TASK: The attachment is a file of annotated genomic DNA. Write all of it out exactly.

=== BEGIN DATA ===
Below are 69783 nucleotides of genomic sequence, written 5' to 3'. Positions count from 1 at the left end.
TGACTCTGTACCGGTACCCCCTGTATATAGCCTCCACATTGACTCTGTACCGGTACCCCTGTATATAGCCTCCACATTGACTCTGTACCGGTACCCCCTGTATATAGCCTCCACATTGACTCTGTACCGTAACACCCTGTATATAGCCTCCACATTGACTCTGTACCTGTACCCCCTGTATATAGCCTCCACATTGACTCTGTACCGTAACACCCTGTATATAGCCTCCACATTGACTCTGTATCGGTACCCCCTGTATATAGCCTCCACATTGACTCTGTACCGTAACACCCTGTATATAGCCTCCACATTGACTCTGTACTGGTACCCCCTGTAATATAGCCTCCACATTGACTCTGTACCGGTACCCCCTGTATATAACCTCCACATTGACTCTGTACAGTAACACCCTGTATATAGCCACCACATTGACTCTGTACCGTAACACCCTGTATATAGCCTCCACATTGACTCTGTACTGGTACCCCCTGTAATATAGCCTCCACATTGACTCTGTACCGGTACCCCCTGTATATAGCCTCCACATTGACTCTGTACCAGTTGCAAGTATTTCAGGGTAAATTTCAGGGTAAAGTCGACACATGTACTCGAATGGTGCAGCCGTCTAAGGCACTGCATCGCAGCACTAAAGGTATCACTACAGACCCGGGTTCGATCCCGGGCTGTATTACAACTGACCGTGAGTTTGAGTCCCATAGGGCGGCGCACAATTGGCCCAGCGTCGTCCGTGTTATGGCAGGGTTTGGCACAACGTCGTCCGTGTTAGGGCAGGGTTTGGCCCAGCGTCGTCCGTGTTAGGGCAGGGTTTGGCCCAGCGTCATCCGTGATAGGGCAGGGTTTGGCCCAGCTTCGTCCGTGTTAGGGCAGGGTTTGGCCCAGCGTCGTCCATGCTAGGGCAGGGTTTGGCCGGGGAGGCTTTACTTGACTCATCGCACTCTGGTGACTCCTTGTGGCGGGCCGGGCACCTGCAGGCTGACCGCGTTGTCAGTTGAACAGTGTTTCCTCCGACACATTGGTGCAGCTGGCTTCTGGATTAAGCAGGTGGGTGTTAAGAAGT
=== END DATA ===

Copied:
Below are 69783 nucleotides of genomic sequence, written 5' to 3'. Positions count from 1 at the left end.
TGACTCTGTACCGGTACCCCCTGTATATAGCCTCCACATTGACTCTGTACCGGTACCCCTGTATATAGCCTCCACATTGACTCTGTACCGGTACCCCCTGTATATAGCCTCCACATTGACTCTGTACCGTAACACCCTGTATATAGCCTCCACATTGACTCTGTACCTGTACCCCCTGTATATAGCCTCCACATTGACTCTGTACCGTAACACCCTGTATATAGCCTCCACATTGACTCTGTATCGGTACCCCCTGTATATAGCCTCCACATTGACTCTGTACCGTAACACCCTGTATATAGCCTCCACATTGACTCTGTACTGGTACCCCCTGTAATATAGCCTCCACATTGACTCTGTACCGGTACCCCCTGTATATAACCTCCACATTGACTCTGTACAGTAACACCCTGTATATAGCCACCACATTGACTCTGTACCGTAACACCCTGTATATAGCCTCCACATTGACTCTGTACTGGTACCCCCTGTAATATAGCCTCCACATTGACTCTGTACCGGTACCCCCTGTATATAGCCTCCACATTGACTCTGTACCAGTTGCAAGTATTTCAGGGTAAATTTCAGGGTAAAGTCGACACATGTACTCGAATGGTGCAGCCGTCTAAGGCACTGCATCGCAGCACTAAAGGTATCACTACAGACCCGGGTTCGATCCCGGGCTGTATTACAACTGACCGTGAGTTTGAGTCCCATAGGGCGGCGCACAATTGGCCCAGCGTCGTCCGTGTTATGGCAGGGTTTGGCACAACGTCGTCCGTGTTAGGGCAGGGTTTGGCCCAGCGTCGTCCGTGTTAGGGCAGGGTTTGGCCCAGCGTCATCCGTGATAGGGCAGGGTTTGGCCCAGCTTCGTCCGTGTTAGGGCAGGGTTTGGCCCAGCGTCGTCCATGCTAGGGCAGGGTTTGGCCGGGGAGGCTTTACTTGACTCATCGCACTCTGGTGACTCCTTGTGGCGGGCCGGGCACCTGCAGGCTGACCGCGTTGTCAGTTGAACAGTGTTTCCTCCGACACATTGGTGCAGCTGGCTTCTGGATTAAGCAGGTGGGTGTTAAGAAGT